Mirror Maker: Unknown


American Decorative Arts

On view, 1st floor, American Decorative Arts before 1900

During the early nineteenth century, the word mirror was sometimes used to distinguish a convex or concave reflective glass from an ordinary looking glass. This example is a tour-de-force of technology and a glass decorator's control of a sheet of glass. This mirror breaks the reflection of the room view into sixty-one dancing images. The Rococo sight edge on the frame, which is otherwise in the Classical Revival style, suggests that it was made when the "modern French" style became popular during the second quarter of the nineteenth century.


Eastern white pine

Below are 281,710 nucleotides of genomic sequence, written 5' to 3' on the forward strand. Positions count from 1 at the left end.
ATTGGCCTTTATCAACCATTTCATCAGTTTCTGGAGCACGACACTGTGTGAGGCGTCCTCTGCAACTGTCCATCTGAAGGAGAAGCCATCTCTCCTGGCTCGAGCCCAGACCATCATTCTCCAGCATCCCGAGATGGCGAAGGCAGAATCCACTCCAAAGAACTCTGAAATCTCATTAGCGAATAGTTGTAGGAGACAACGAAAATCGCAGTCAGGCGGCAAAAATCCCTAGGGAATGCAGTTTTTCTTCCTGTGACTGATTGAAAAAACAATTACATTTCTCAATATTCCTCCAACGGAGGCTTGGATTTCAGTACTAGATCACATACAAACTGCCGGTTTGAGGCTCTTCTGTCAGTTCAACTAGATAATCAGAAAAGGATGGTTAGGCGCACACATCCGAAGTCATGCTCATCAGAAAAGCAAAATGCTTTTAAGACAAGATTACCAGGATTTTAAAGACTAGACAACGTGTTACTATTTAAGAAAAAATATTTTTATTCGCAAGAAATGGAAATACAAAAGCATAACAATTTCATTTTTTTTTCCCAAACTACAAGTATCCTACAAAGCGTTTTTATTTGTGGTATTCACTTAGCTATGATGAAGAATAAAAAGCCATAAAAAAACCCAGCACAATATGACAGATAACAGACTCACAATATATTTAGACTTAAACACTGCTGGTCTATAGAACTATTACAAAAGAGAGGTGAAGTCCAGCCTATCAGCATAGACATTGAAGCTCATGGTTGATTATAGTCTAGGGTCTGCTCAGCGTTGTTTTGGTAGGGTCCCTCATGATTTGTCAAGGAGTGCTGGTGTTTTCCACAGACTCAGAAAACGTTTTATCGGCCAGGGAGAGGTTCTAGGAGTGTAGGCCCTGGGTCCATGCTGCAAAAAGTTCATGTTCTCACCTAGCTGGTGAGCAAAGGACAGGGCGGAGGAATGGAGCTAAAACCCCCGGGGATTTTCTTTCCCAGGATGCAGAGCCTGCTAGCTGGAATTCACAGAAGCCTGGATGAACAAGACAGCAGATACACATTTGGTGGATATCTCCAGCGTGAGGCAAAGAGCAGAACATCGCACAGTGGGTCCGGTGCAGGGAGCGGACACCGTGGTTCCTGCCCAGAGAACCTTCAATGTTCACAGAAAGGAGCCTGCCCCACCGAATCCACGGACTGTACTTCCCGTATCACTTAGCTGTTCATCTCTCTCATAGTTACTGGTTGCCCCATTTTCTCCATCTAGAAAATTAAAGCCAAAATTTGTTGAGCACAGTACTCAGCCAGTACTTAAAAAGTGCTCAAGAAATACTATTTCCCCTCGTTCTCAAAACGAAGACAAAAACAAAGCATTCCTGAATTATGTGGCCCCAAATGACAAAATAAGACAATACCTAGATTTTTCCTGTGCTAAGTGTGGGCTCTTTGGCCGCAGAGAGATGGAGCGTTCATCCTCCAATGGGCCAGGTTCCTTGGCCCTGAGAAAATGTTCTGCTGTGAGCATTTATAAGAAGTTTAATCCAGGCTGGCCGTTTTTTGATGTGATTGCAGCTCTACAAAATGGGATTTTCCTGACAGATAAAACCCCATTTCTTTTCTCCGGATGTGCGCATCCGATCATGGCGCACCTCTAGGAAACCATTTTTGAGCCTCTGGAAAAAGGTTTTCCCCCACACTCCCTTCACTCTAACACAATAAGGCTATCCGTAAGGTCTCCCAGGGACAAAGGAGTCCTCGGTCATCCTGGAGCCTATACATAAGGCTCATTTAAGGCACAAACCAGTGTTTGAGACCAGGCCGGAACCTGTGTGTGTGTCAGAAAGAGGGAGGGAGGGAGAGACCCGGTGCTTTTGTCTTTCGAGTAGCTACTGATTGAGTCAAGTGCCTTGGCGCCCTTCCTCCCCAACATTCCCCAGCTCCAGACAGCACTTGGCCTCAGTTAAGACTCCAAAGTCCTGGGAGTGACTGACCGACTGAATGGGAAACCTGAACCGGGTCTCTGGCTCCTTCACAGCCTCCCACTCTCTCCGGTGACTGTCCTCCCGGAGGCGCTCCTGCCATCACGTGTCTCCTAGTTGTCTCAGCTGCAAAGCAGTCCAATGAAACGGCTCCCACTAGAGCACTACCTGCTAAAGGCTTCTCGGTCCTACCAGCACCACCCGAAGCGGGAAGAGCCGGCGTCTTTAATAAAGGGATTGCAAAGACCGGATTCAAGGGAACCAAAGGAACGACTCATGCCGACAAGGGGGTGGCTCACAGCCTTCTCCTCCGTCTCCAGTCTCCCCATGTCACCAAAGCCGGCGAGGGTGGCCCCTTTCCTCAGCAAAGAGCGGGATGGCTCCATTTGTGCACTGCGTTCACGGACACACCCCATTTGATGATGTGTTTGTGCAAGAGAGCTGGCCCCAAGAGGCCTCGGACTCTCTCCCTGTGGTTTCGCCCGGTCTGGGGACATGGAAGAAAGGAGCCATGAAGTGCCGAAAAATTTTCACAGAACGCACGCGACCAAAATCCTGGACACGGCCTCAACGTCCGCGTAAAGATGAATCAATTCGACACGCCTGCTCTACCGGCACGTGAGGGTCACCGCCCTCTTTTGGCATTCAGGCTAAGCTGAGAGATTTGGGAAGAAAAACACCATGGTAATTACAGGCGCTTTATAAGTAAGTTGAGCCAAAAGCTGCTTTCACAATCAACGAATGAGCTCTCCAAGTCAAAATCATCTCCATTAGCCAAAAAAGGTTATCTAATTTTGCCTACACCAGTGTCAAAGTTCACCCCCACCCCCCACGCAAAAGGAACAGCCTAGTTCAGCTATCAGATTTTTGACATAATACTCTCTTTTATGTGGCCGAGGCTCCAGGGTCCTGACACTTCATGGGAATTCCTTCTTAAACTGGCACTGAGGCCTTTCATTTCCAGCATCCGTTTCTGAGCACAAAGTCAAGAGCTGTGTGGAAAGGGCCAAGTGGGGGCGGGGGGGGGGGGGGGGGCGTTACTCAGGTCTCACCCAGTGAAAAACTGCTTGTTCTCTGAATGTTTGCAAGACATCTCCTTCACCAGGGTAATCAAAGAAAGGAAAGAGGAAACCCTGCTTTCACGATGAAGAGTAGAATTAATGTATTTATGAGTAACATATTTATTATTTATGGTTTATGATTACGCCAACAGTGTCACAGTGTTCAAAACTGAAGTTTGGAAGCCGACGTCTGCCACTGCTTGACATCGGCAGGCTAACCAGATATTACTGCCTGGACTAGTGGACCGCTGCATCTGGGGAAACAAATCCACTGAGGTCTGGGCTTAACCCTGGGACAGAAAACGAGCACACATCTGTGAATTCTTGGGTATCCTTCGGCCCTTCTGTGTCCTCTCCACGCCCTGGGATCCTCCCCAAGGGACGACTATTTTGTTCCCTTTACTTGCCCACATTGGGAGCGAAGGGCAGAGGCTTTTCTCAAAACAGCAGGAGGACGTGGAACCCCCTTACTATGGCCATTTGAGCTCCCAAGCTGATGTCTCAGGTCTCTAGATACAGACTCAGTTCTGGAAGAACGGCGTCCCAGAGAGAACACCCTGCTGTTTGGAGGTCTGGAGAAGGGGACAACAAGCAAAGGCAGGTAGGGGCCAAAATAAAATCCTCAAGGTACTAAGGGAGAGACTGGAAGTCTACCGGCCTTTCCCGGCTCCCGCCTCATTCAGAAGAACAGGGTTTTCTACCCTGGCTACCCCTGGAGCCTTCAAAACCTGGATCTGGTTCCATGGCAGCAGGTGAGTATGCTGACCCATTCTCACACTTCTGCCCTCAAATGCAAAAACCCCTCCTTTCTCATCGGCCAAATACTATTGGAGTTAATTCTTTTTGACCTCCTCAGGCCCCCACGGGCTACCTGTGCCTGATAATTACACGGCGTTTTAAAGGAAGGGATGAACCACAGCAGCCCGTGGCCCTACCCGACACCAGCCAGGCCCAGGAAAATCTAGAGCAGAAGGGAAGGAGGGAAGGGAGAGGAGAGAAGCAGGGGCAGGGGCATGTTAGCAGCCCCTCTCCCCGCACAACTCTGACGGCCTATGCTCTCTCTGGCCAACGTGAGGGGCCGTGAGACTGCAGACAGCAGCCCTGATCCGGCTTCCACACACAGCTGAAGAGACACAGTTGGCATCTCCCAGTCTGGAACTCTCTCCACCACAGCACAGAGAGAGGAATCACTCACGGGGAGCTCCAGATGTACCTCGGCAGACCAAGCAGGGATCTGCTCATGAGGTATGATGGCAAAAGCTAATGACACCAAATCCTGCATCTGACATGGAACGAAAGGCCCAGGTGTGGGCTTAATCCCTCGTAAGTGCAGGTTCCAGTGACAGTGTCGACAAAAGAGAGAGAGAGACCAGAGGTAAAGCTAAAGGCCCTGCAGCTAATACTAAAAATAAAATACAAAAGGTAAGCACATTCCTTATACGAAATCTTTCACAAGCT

26 3/8 in. (67 cm)

Credit Line

Bequest of Edward Porter Eggleston, B.A. 1900

Accession Number



19th century


Note: This electronic record was created from historic documentation that does not necessarily reflect the Yale University Art Gallery’s complete or current knowledge about the object. Review and updating of records is ongoing.



Edward Porter Eggleston (1876-1956) of New London and later Bethlehem, Conn., owned this mirror before 1931. He may have inherited if from ancestors who lived in New London. Gift in 1966 to Yale University Art Gallery, New Haven, Conn.
  • Matthew Monteith, "The Explainers," Yale University Art Gallery Bulletin (2013), 67
  • David L. Barquist, Elisabeth Donaghy Garrett, and Gerald W. R. Ward, American Tables and Looking Glasses in the Mabel Brady Garvan and Other Collections at Yale University (New Haven, Conn.: Yale University Art Gallery, 1992), 342, no. 195, ill
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